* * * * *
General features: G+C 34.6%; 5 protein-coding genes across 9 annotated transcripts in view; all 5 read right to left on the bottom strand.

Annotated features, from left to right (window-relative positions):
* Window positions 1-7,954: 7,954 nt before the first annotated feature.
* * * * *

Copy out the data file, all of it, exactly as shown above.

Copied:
General features: G+C 34.6%; 5 protein-coding genes across 9 annotated transcripts in view; all 5 read right to left on the bottom strand.

Annotated features, from left to right (window-relative positions):
* Window positions 1-7,954: 7,954 nt before the first annotated feature.